While I was blogging the other day about Sao Paulo banning all outdoor advertising starting tomorrow, because of the out-of-control visual pollution brought by the building-sized billboards and more, in my neck of the woods - the Swiss Alps - they were busy installing the most asinine giant advertising I've ever seen: the projection against the north wall of the Piz Corvatsch of a 163x163 meters logo celebrating the 100th anniversary of the Bergbahnen, the grouping of companies that manages the ski slopes and cable cars and skilifts in the Engadin region around St Moritz:
The logo, at an altitude of 3000 meters, measures 26596 square meters (or almost four football fields), and is projected from across the valley, almost 1 km away, every night from 6pm to midnight.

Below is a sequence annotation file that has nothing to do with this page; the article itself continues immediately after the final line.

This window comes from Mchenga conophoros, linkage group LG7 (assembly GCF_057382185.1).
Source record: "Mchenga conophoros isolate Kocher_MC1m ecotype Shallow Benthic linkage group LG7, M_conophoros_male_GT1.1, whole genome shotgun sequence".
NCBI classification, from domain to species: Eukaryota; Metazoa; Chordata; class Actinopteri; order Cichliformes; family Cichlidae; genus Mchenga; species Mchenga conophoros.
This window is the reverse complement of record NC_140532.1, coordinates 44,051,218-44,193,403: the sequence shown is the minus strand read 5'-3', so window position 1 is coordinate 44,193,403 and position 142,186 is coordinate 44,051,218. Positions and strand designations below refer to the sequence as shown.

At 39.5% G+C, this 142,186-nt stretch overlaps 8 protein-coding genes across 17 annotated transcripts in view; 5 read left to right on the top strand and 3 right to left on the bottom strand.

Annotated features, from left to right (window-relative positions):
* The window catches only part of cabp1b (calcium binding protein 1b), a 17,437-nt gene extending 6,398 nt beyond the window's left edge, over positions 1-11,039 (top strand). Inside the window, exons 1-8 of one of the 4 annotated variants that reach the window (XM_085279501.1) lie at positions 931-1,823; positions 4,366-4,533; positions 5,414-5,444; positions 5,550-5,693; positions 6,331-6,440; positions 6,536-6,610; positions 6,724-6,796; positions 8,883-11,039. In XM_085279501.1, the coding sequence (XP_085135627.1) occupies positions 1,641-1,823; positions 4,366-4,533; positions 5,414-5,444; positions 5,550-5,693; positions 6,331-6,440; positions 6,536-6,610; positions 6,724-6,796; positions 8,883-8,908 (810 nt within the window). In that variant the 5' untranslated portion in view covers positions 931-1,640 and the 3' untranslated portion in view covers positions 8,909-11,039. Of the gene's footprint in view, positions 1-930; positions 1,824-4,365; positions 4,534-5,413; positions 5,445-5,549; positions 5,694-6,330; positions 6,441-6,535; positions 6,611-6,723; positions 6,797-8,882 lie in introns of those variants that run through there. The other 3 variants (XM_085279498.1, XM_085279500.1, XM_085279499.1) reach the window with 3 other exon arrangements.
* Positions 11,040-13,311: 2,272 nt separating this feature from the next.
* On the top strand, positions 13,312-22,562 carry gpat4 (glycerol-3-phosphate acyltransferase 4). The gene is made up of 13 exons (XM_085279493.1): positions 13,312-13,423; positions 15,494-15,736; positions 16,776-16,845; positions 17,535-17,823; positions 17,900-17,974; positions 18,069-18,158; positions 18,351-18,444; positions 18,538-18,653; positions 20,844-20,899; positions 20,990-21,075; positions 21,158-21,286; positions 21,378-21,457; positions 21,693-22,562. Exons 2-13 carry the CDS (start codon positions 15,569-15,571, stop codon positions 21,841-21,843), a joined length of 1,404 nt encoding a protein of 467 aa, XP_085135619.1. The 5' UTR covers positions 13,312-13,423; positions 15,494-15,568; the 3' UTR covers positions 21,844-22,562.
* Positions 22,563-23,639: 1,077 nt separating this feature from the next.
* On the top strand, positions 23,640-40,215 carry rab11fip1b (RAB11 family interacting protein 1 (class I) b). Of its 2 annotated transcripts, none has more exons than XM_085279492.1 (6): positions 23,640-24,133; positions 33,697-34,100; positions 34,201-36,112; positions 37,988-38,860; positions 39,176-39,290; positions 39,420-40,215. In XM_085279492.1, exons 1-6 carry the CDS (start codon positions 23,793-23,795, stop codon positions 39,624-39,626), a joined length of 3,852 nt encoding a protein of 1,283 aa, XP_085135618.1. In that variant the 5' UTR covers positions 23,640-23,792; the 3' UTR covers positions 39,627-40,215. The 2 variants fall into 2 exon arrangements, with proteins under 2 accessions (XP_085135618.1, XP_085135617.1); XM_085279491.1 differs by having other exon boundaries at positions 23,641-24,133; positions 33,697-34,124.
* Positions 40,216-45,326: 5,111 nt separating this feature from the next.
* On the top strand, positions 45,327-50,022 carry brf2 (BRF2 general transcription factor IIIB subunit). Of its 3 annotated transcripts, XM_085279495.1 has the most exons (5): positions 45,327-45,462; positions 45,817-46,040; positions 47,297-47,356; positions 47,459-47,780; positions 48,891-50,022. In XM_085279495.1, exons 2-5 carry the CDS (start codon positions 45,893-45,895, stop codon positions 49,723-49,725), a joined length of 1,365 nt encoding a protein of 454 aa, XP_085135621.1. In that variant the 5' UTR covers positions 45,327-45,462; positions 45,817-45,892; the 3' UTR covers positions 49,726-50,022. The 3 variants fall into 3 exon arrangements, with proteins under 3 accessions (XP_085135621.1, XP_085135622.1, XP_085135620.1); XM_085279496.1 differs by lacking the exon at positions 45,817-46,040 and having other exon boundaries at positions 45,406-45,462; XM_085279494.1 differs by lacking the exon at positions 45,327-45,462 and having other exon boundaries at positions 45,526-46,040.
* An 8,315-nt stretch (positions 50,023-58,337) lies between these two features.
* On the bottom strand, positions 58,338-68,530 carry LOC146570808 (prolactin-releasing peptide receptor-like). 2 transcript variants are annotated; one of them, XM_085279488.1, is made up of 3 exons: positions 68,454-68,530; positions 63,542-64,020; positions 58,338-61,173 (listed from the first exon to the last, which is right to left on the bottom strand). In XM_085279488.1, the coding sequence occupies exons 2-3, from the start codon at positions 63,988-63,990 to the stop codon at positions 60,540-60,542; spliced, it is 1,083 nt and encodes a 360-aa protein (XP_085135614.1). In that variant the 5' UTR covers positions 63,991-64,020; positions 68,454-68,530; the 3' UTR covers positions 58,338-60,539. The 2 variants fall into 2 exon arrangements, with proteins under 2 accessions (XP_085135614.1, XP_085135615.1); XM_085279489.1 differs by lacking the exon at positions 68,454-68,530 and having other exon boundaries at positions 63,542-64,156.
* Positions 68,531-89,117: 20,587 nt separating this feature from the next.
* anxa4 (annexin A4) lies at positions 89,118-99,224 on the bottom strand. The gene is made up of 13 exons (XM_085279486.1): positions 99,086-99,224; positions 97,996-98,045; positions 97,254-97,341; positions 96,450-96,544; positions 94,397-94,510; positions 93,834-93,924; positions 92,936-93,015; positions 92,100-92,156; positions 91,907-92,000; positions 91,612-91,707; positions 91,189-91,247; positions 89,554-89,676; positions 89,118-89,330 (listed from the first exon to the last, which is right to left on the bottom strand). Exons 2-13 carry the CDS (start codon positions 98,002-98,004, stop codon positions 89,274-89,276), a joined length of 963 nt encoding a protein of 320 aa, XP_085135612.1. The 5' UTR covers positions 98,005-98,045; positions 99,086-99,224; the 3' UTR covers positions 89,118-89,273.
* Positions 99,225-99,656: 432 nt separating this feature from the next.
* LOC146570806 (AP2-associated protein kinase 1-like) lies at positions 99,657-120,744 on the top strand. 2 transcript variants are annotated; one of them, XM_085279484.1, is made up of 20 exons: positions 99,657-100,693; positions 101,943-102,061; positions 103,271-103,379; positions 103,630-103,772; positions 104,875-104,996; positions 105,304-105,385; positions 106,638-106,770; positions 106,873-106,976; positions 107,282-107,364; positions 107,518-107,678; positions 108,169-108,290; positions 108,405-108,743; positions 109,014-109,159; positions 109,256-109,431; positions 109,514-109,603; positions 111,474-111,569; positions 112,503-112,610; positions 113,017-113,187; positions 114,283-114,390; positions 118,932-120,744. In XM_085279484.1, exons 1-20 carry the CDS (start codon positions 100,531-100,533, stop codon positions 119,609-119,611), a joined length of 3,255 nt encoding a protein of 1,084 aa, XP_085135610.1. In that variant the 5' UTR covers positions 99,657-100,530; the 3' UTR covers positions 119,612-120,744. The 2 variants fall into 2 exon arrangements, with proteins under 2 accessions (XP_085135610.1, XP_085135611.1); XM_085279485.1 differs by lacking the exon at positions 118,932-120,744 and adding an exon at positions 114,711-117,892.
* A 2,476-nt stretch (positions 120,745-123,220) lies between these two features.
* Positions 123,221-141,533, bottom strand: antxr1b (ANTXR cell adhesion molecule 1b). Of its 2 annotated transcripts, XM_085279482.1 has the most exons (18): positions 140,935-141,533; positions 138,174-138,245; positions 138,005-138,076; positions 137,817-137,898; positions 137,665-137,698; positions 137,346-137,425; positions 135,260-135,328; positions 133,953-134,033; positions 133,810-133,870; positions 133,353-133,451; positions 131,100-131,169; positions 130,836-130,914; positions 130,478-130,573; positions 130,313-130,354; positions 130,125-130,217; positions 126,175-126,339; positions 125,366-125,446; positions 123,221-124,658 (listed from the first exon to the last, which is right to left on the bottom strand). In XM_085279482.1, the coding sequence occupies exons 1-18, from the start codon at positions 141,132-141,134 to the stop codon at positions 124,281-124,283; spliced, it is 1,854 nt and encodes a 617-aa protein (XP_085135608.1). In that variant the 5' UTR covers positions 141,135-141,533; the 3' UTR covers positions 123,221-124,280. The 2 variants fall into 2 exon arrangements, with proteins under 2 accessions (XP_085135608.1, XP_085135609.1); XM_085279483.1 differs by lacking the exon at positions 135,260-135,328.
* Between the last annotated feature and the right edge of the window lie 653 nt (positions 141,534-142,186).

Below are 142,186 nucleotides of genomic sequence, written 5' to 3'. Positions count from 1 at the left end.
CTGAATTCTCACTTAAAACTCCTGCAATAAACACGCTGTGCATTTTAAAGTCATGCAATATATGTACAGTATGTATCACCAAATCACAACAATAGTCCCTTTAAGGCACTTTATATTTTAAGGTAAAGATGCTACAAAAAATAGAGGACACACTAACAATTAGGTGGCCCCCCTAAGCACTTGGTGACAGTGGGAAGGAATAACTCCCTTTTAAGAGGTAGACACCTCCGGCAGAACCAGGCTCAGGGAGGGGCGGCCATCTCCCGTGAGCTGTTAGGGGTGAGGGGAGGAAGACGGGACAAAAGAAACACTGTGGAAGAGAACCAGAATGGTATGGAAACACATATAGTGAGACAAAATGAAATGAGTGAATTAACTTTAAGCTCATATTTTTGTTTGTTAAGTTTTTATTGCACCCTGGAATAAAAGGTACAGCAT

Light pollution has been a matter of controversy before in Engadin, where starry winter nights can be amazing and tourists complained, but apparently that didn't deter the brilliant minds at Bergbahnen - nor the bureaucrats who delivered the permits - from this senseless incursion into one of the most spectacular mountain ranges in the Alps. That the idea came to people who make a living thank to that beauty - tourism is the only industry in the region - is bad enough. Worse: they are planning to keep it there for six weeks. Unless the protests, which are becoming many and vocal, succeed in taking it down before.